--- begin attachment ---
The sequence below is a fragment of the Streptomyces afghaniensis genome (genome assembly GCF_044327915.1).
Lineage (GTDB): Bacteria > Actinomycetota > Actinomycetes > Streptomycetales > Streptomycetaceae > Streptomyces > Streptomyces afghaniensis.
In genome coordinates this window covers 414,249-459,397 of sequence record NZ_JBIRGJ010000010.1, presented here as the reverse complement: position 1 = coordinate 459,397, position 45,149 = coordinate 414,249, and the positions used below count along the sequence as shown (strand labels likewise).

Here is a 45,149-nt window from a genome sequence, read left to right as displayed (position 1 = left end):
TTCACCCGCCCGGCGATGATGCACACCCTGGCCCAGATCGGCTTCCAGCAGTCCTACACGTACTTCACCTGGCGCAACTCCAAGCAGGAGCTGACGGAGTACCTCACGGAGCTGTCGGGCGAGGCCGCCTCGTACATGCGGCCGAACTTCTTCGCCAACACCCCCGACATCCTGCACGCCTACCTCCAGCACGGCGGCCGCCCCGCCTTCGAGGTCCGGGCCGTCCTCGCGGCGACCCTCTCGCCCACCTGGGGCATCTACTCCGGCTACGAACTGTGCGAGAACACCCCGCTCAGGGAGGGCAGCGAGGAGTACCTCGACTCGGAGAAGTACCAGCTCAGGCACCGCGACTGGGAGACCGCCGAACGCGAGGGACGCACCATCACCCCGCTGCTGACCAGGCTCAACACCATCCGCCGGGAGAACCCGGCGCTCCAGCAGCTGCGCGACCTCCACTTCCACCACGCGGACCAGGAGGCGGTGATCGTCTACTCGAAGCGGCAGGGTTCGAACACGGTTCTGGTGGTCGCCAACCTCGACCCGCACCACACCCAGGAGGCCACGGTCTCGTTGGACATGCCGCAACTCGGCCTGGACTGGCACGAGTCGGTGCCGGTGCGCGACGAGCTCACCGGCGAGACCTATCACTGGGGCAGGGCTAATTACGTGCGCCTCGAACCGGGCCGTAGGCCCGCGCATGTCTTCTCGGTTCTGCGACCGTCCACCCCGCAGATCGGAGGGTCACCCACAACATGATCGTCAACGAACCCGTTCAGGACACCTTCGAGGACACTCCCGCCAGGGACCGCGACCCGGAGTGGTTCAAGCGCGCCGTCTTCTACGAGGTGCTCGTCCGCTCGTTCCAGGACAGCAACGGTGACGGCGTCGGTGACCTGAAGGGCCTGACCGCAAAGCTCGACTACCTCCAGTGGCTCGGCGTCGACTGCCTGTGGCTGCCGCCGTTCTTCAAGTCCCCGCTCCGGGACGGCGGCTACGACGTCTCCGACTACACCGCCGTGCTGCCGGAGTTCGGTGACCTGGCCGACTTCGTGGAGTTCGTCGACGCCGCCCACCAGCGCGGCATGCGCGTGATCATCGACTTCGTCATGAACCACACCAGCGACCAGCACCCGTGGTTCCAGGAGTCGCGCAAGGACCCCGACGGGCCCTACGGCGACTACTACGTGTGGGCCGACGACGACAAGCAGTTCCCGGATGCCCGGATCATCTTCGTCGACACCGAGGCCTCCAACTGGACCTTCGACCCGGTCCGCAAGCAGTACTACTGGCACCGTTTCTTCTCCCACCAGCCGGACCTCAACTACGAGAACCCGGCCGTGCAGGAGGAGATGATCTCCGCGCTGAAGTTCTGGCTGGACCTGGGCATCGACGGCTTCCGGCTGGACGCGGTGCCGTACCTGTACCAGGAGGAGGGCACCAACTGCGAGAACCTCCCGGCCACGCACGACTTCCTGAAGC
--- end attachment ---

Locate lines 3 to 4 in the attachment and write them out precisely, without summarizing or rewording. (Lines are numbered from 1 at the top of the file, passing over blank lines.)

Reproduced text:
In genome coordinates this window covers 414,249-459,397 of sequence record NZ_JBIRGJ010000010.1, presented here as the reverse complement: position 1 = coordinate 459,397, position 45,149 = coordinate 414,249, and the positions used below count along the sequence as shown (strand labels likewise).

Here is a 45,149-nt window from a genome sequence, read left to right as displayed (position 1 = left end):